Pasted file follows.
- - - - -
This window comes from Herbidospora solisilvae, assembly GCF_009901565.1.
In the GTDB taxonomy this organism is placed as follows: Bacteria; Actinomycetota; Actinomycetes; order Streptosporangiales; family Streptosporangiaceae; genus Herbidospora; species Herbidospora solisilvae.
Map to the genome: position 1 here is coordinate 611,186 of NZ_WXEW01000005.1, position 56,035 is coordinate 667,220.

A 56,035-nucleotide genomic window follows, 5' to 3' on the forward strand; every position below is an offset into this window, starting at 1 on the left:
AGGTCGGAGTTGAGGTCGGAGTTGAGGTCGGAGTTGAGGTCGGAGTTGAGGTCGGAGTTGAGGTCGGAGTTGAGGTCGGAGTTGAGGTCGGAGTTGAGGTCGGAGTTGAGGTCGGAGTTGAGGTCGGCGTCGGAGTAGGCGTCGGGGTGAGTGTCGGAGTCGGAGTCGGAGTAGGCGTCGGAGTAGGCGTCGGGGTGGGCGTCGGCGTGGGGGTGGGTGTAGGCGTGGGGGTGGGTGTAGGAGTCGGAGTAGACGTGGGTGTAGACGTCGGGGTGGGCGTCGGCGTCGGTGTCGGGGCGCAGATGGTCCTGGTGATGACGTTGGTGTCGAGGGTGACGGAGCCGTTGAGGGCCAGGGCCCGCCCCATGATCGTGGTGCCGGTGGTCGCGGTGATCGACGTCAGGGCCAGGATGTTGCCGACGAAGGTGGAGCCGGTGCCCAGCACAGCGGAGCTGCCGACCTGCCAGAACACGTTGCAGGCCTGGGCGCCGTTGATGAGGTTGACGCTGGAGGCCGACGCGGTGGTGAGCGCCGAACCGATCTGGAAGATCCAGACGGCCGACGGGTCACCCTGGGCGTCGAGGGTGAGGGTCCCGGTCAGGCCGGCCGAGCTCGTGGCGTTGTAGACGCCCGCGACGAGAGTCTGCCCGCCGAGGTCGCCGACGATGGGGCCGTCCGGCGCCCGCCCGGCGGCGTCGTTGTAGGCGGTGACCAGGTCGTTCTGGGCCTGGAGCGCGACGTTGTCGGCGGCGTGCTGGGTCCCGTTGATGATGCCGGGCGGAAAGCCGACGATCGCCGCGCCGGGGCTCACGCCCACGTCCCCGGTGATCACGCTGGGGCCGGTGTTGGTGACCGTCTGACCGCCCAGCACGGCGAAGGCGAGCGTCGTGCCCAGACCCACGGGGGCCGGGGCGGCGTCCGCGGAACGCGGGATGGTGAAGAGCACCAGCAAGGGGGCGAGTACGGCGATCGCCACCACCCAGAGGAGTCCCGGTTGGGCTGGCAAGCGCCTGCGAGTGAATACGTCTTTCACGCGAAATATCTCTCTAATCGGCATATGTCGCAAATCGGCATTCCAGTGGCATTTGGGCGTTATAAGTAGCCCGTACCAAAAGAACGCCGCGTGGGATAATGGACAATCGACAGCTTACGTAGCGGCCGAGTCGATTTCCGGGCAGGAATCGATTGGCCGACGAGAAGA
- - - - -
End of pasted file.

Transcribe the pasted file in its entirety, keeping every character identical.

This window comes from Herbidospora solisilvae, assembly GCF_009901565.1.
In the GTDB taxonomy this organism is placed as follows: Bacteria; Actinomycetota; Actinomycetes; order Streptosporangiales; family Streptosporangiaceae; genus Herbidospora; species Herbidospora solisilvae.
Map to the genome: position 1 here is coordinate 611,186 of NZ_WXEW01000005.1, position 56,035 is coordinate 667,220.

A 56,035-nucleotide genomic window follows, 5' to 3' on the forward strand; every position below is an offset into this window, starting at 1 on the left:
AGGTCGGAGTTGAGGTCGGAGTTGAGGTCGGAGTTGAGGTCGGAGTTGAGGTCGGAGTTGAGGTCGGAGTTGAGGTCGGAGTTGAGGTCGGAGTTGAGGTCGGAGTTGAGGTCGGAGTTGAGGTCGGCGTCGGAGTAGGCGTCGGGGTGAGTGTCGGAGTCGGAGTCGGAGTAGGCGTCGGAGTAGGCGTCGGGGTGGGCGTCGGCGTGGGGGTGGGTGTAGGCGTGGGGGTGGGTGTAGGAGTCGGAGTAGACGTGGGTGTAGACGTCGGGGTGGGCGTCGGCGTCGGTGTCGGGGCGCAGATGGTCCTGGTGATGACGTTGGTGTCGAGGGTGACGGAGCCGTTGAGGGCCAGGGCCCGCCCCATGATCGTGGTGCCGGTGGTCGCGGTGATCGACGTCAGGGCCAGGATGTTGCCGACGAAGGTGGAGCCGGTGCCCAGCACAGCGGAGCTGCCGACCTGCCAGAACACGTTGCAGGCCTGGGCGCCGTTGATGAGGTTGACGCTGGAGGCCGACGCGGTGGTGAGCGCCGAACCGATCTGGAAGATCCAGACGGCCGACGGGTCACCCTGGGCGTCGAGGGTGAGGGTCCCGGTCAGGCCGGCCGAGCTCGTGGCGTTGTAGACGCCCGCGACGAGAGTCTGCCCGCCGAGGTCGCCGACGATGGGGCCGTCCGGCGCCCGCCCGGCGGCGTCGTTGTAGGCGGTGACCAGGTCGTTCTGGGCCTGGAGCGCGACGTTGTCGGCGGCGTGCTGGGTCCCGTTGATGATGCCGGGCGGAAAGCCGACGATCGCCGCGCCGGGGCTCACGCCCACGTCCCCGGTGATCACGCTGGGGCCGGTGTTGGTGACCGTCTGACCGCCCAGCACGGCGAAGGCGAGCGTCGTGCCCAGACCCACGGGGGCCGGGGCGGCGTCCGCGGAACGCGGGATGGTGAAGAGCACCAGCAAGGGGGCGAGTACGGCGATCGCCACCACCCAGAGGAGTCCCGGTTGGGCTGGCAAGCGCCTGCGAGTGAATACGTCTTTCACGCGAAATATCTCTCTAATCGGCATATGTCGCAAATCGGCATTCCAGTGGCATTTGGGCGTTATAAGTAGCCCGTACCAAAAGAACGCCGCGTGGGATAATGGACAATCGACAGCTTACGTAGCGGCCGAGTCGATTTCCGGGCAGGAATCGATTGGCCGACGAGAAGA